Speaking to the French daily newspaper Le Figaro, France‘s Foreign Minister Jean-Yves Le Drian said Lebanon’s collapse resembled the Titanic, the once illustrious ship that drowned into the abyss in an inescapable tragedy.
“Lebanon is the Titanic without the orchestra. The Lebanese are in complete denial as they sink, and there isn’t even the music,” he said, in a quote that will be remembered throughout history.
This is in reference to how the musicians aboard the Titanic famously kept playing until the last minute giving their lives to the music before going down.
Except there isn’t music as Lebanon collapses, other than the muted sound of the people in pain and the silenced echo of their protests.
There is only crisis after crisis and politicians selfishly delaying reforms, purposely ignoring that the country is sinking as long as their seats at the captain table are preserved.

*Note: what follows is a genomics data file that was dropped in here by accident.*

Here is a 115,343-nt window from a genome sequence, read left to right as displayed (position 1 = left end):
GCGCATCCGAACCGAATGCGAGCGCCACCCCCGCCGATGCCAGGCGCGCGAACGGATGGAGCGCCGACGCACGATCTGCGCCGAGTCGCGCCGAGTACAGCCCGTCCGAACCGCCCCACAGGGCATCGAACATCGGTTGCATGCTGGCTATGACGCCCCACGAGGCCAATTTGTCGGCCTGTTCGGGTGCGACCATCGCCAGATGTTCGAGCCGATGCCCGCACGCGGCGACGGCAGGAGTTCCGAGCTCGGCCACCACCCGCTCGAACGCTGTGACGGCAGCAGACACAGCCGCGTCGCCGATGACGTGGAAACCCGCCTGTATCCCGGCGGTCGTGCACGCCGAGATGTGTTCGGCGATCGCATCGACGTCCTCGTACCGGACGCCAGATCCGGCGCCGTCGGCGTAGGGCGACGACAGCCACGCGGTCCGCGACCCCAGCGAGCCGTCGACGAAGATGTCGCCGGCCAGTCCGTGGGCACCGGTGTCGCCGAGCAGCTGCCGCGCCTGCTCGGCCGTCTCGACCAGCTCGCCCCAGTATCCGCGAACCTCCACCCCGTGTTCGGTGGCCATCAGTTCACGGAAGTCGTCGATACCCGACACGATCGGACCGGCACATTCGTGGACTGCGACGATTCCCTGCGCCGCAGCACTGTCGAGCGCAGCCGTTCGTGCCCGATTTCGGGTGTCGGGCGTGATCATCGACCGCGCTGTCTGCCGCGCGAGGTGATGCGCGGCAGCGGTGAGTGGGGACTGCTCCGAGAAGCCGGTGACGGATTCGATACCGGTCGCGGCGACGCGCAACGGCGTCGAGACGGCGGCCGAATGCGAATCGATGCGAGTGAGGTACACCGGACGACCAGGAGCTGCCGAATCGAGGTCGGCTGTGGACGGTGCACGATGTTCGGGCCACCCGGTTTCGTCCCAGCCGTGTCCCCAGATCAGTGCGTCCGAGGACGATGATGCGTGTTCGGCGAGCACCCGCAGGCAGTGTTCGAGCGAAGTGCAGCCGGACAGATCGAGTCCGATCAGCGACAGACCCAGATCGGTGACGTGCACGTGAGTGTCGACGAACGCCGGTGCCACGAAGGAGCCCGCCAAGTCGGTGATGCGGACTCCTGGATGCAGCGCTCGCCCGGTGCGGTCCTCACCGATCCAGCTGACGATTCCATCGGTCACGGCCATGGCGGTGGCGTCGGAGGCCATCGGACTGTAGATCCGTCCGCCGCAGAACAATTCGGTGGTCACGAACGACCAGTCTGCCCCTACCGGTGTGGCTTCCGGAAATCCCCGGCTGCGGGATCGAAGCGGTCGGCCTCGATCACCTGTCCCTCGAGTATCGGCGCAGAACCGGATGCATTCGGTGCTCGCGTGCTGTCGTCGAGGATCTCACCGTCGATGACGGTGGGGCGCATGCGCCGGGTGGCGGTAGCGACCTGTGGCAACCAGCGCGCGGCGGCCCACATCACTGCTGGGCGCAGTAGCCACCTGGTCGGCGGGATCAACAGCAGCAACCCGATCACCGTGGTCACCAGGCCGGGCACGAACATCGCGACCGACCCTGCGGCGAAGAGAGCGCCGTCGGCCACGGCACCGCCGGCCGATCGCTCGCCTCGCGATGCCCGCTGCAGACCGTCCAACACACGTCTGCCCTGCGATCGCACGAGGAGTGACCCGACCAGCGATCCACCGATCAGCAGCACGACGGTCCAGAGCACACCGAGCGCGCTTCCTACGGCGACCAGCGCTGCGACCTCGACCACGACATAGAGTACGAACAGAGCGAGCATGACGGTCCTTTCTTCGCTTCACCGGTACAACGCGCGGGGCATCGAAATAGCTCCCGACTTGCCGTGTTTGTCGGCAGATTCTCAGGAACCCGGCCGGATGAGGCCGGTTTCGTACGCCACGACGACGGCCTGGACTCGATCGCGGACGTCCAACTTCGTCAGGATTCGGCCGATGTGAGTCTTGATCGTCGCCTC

French President Emmanuel Macron has offered a helping hand to Lebanon, which capital was once dubbed as Paris of the Middle East. Reports are that Macron’s patience with the Lebanese politicians and their games is wearing thin.
These pessimistic undertones come ahead of Macron‘s scheduled visit to Lebanon, fast approaching, to meet with its leaders for a solution to the catastrophe that is the Lebanese government.
The French President is due to drop down in Beirut shortly before Christmas to personally see to the Lebanon issue.
Although, it’s worth noting that his previous visits have not been a success. The ruling politicians insist on their self-serving stances that are driving the country to more misery.
In fact, after PM-designate Saad Hariri finally presented his long-awaited cabinet lineup that would be in line with the French initiative, Lebanon’s president gave him a counter-proposal.
Hariri’s Future Movement bloc has not held back in pointing accusations at President Aoun for obstructing the government formation on behalf of his son-in-law, Gebran Bassil, who is sanctioned by the United States.